21 December 2017
By Laura G. Shields
Ambient aerosols – those tiny mixtures of liquids and solids suspended in air – play important roles in Earth’s climate, so much so that scientists are heading to remote locations to better understand them.
Earth’s atmosphere is a complicated system. It’s impossible to measure every aspect of it everywhere all the time. Models can describe the atmosphere over a large scale, but they rely on an understanding of the processes occurring in the atmosphere. Laboratory experiments and field observations can supply information on those processes. Ambient aerosols are one complex ingredient of the atmosphere that is particularly challenging for models. They have significant effects including their ability to directly absorb or reflect the light entering the Earth’s atmosphere. To match observations, modelers need to know how and when the chemical components of the aerosols enter and exit the system.
One missing piece of the puzzle is what happens to the organics, which account for about half the mass of aerosols, in the remote free troposphere. The free troposphere is the normally nonturbulent region of the atmosphere above the region that is directly influenced by Earth’s surface. Scientists reported at the 2017 American Geophysical Union Fall Meeting in New Orleans that the lifetime of organic aerosols in this region is on the order of 10 days, far shorter than scientists previously assumed. In the new research, scientists used new methods to make these estimates based on data collected during flights in the first two Atmospheric Tomography Mission (ATom) campaigns.
Figuring out how long aerosols hang around is absolutely necessary to balance the variables in models, according to Charles Brock, a physicist with NOAA who worked on a separate ATom project. “The implications of that are very large for climate change, because these particles affect clouds and the radiation budget of the Earth,” Brock said.
On average, organic aerosols live in the atmosphere for 6 days, but that value applies more for the well-studied regions above or close to the continents, according to Pedro Campuzano Jost, an atmospheric chemist at the Cooperative Institute for Research in Environmental Sciences in Boulder, Colorado, who presented the new research. For the remote oceanic regions studied in ATom, modelers assumed aerosols were leaving the atmosphere by being washed out by precipitation or falling to the ground and that it was an even slower process in the nonturbulent free troposphere. So their current models overestimate a lifetime of about 40 days.
ATom uses a NASA DC-8 aircraft equipped instruments that sample the atmosphere over the Pacific and Atlantic Oceans to learn how human-produced air pollution transforms the chemistry of the atmosphere, particularly in remote areas where measurements are lacking. In the new research, Campuzano Jost and his coauthors used the aircraft’s instruments to determine the chemical composition of aerosols over the two oceans. ATom provided them snapshots of the atmospheric chemistry over summer 2016 and winter 2017. Each campaign consisted of 11 flights over a 23-day period. The aircraft flew up and down from about 180 meters (590 feet) off the ocean surface up to 12 kilometers (7.5 miles) in altitude to capture the chemical and physical characteristics of the gases and aerosols in the air samples over a continuous range of altitudes.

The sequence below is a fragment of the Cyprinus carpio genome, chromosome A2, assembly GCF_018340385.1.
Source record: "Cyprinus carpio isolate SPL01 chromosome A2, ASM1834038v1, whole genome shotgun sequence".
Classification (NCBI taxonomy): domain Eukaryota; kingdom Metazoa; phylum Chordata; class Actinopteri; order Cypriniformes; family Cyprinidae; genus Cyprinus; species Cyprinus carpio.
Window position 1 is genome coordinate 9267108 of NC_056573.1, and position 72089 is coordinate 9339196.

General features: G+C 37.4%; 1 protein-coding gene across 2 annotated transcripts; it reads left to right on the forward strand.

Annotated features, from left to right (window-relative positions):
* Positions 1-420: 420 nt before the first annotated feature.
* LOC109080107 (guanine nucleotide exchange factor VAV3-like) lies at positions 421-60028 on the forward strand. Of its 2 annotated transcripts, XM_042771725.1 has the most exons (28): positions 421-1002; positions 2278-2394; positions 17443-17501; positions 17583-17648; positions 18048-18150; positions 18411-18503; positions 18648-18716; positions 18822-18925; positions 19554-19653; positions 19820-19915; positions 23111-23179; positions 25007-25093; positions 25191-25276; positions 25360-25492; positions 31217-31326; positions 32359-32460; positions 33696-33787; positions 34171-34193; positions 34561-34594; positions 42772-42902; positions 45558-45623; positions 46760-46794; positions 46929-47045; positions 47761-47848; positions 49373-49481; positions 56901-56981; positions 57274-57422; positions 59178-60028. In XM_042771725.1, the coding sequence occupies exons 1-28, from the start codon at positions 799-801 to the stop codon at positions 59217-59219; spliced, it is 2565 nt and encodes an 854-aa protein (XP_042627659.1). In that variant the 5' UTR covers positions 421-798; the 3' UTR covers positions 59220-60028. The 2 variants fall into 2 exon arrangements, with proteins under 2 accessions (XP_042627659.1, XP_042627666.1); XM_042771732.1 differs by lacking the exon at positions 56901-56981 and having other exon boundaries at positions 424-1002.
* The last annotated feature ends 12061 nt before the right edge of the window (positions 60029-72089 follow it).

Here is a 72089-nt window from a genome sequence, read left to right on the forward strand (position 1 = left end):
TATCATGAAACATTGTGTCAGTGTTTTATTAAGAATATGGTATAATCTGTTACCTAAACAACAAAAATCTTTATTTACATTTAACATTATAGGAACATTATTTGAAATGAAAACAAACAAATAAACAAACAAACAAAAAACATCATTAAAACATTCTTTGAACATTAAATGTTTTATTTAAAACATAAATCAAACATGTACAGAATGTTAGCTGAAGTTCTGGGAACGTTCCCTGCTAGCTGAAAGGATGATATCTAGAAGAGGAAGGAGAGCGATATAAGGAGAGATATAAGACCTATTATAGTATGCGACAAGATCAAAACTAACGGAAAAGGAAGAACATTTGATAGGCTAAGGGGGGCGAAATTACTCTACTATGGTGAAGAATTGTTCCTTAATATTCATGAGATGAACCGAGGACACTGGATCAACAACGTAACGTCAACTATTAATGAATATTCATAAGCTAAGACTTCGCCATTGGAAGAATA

The researchers used these measurements to determine the age of the air masses sampled by the plane – or how long the aerosols had been in the atmosphere. They determined the age of the organic aerosols with a photochemical clock. Because nonmethane hydrocarbons are ubiquitous in the troposphere, they can serve as indicators of the aging photochemical processes. Previous studies have found the concentration ratio of two different hydrocarbons is most useful, because it’s not as sensitive to dilution as the concentrations alone are. The clock based on the ethane/propane ratio was the most suitable for the timeframe considered in this study, explained Campuzano Jost.
With this clock, the researchers estimated a lifetime for organic aerosols in the remote free troposphere of 8-12 days. Campuzano Jost doesn’t yet know the exact mechanism for this shorter lifetime, but future model simulations may give him a clue. The possibilities, he said, include direct degradation of the organic aerosols by sunlight or degradation of the organic material by trace radicals that are produced by sunlight.
“We know there’s a large uncertainty in the radiative impact of aerosols, both direct and indirect effects,” said Megan Willis, a chemist at the University of Toronto who was not involved with the new research. “One of the most important quantities that we need to get a handle on to start to close those error bars and to reproduce aerosol models is how efficiently is it removed or what is the timescale on which it is removed.” Willis said she was excited to see the measurements presented in the poster as they can improve the current models.
Campuzano Jost next plans to incorporate ATom data collected in fall 2017 and data to be collected in spring 2018. Adding in the upcoming data will make the findings more robust, he said.
— Laura G. Shields is a science communication graduate student at UC Santa Cruz. Follow her on Twitter at @LauraGShields, or visit her website, lauragshields.com